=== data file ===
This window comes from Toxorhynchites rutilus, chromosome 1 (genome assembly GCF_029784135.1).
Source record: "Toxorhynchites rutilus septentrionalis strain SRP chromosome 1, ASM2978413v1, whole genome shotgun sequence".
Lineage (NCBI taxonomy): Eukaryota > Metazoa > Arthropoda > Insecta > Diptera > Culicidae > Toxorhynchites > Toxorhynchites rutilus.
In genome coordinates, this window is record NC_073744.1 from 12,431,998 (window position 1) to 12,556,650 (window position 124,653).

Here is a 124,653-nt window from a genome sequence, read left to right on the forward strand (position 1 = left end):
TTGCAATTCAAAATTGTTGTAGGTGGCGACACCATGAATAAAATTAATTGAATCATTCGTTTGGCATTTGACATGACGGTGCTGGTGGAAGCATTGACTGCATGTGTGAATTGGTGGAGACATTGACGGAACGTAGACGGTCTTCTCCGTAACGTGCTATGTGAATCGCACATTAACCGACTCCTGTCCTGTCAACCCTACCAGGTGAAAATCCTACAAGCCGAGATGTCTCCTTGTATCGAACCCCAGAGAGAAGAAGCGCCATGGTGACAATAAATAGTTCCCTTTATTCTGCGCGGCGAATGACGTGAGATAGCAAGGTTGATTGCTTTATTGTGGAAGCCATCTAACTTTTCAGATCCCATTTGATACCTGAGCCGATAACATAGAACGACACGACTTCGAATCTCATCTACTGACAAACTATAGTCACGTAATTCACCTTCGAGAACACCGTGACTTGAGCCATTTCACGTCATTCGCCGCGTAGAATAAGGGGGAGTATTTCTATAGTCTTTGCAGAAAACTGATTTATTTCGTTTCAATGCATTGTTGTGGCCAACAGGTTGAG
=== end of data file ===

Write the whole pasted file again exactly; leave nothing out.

This window comes from Toxorhynchites rutilus, chromosome 1 (genome assembly GCF_029784135.1).
Source record: "Toxorhynchites rutilus septentrionalis strain SRP chromosome 1, ASM2978413v1, whole genome shotgun sequence".
Lineage (NCBI taxonomy): Eukaryota > Metazoa > Arthropoda > Insecta > Diptera > Culicidae > Toxorhynchites > Toxorhynchites rutilus.
In genome coordinates, this window is record NC_073744.1 from 12,431,998 (window position 1) to 12,556,650 (window position 124,653).

Here is a 124,653-nt window from a genome sequence, read left to right on the forward strand (position 1 = left end):
TTGCAATTCAAAATTGTTGTAGGTGGCGACACCATGAATAAAATTAATTGAATCATTCGTTTGGCATTTGACATGACGGTGCTGGTGGAAGCATTGACTGCATGTGTGAATTGGTGGAGACATTGACGGAACGTAGACGGTCTTCTCCGTAACGTGCTATGTGAATCGCACATTAACCGACTCCTGTCCTGTCAACCCTACCAGGTGAAAATCCTACAAGCCGAGATGTCTCCTTGTATCGAACCCCAGAGAGAAGAAGCGCCATGGTGACAATAAATAGTTCCCTTTATTCTGCGCGGCGAATGACGTGAGATAGCAAGGTTGATTGCTTTATTGTGGAAGCCATCTAACTTTTCAGATCCCATTTGATACCTGAGCCGATAACATAGAACGACACGACTTCGAATCTCATCTACTGACAAACTATAGTCACGTAATTCACCTTCGAGAACACCGTGACTTGAGCCATTTCACGTCATTCGCCGCGTAGAATAAGGGGGAGTATTTCTATAGTCTTTGCAGAAAACTGATTTATTTCGTTTCAATGCATTGTTGTGGCCAACAGGTTGAG